Preparing for Astronaut Class
Since the first group of astronauts in 1959, there have been at least 22 different astronaut classes, each notably different. So although you may not end up in space, being in the program itself is a step in the right direction. The first class of astronauts included seven members chosen for the Mercury program, though NASA has changed since then. It initially recruited mainly from the military, but it began to diversify its recruiting pool as it evolved. That is why you see more engineers and doctors as astronauts than only military pilots today.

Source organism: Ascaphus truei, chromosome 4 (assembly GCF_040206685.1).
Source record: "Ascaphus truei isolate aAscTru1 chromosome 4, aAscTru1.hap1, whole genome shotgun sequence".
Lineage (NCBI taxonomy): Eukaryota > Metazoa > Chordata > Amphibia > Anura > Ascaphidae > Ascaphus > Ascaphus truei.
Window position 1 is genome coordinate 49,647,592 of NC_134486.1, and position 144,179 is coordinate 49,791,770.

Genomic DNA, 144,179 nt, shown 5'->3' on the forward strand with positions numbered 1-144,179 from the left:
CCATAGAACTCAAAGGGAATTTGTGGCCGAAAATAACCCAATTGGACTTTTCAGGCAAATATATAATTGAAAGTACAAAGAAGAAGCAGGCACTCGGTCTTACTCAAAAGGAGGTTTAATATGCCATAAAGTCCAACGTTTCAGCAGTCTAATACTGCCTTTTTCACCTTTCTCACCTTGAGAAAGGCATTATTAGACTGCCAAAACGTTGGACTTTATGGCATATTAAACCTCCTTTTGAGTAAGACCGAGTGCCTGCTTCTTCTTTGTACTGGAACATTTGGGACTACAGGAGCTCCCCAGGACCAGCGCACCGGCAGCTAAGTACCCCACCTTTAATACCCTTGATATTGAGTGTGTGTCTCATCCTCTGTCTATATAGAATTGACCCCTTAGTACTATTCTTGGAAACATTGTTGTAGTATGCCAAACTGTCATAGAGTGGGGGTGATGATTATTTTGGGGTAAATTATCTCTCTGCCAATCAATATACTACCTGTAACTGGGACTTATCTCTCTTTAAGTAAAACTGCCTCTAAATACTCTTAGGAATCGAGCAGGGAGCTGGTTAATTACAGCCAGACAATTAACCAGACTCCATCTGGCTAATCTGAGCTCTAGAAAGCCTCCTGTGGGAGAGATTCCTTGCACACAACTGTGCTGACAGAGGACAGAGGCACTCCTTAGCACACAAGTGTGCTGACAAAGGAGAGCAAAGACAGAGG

For example, the 4th class of astronauts is known as “The Scientists.” That class included the only geologist to ever walk on the moon. The eighth class, from 1978, included women, African Americans, and Asian-Americans. The 16th class was the largest class, with 44 members, and the first class to ever have a fifty-fifty split was in 2013: the 21st class and they only had eight members. Each class has had their own job to perform to keep everything operating smoothly. Work still is required in terms of diversity. However, we can be sure that each astronaut is hired for their merits. We should applaud this notion.